3 MIN. DE LECTURA
* Greek shares down 5.5 pct, weigh on Italian, Spanish stocks
* Investors nervous ahead of Greek presidential vote
* FTSEurofirst flat
By Francesco Canepa
LONDON, Dec 29 (Reuters) - Greek stocks fell sharply on Monday as caution prevailed ahead of a presidential vote that threatens the future of the country's international bailout.
If lawmakers fail to elect a successor to 85-year-old Karolos Papoulias, that would trigger a snap national election which polls suggest would be won by the anti-bailout Syriza party.
Such a victory, feared by many investors, would galvanise anti-austerity and Eurosceptic movements across the euro zone periphery, such as Spain's Podemos and Italy's Five-Star Movement.
Blue-chip indexes in Greece fell 5.5 percent at 0849 GMT and peers in Italy and Spain shed 1 percent, weighed down by falls in banks, which are heavily exposed to domestic economies and sovereign bonds.
Greece's Piraeus Bank National Bank of Greece and Alpha Bank were the top fallers in Europe as they shed between 10 percent and 12 percent.
"There is selling sparked by the uncertainty of likely early elections," said Theodore Krintas, head of wealth management at Attica Bank. "Electing a president today is looking difficult and this is reflected by the market's fall."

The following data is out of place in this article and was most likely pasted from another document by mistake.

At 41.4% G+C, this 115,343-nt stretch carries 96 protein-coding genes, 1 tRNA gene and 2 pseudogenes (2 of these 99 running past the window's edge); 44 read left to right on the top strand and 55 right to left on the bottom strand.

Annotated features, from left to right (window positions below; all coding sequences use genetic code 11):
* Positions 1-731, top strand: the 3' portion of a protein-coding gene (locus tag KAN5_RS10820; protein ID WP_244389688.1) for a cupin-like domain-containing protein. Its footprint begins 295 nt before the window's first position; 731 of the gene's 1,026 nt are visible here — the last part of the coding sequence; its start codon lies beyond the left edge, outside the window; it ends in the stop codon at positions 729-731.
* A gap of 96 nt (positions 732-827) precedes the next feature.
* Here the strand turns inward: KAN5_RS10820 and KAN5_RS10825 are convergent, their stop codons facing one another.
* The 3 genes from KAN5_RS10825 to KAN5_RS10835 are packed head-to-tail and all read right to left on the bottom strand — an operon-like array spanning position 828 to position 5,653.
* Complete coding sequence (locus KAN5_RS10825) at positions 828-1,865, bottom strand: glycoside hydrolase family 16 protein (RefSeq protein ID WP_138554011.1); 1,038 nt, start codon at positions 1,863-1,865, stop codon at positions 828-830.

The euro zone-wide Euro STOXX 50 index was down 0.5 percent in thin volume of just 9 percent of the index's daily average for the past three months.
The pan-European FTSEurofirst 300 index was flat at 1,347.76 points, while Britain's FTSE 100 rose 0.2 percent, helped by a bounce in mining stocks.
The market had been shut over Christmas and many traders were still away this week.
"Anyone who wants to get involved in the market today will wait until the Greek election results come out," said Frederic Boissel, head of cash equity and exchange traded funds at Tradition Securities and Futures.
Europe bourses in 2014: link.reuters.com/pap87v
Asset performance in 2014: link.reuters.com/gap87v
Today's European research round-up (Additional reporting by George Georgiopoulos in Athens)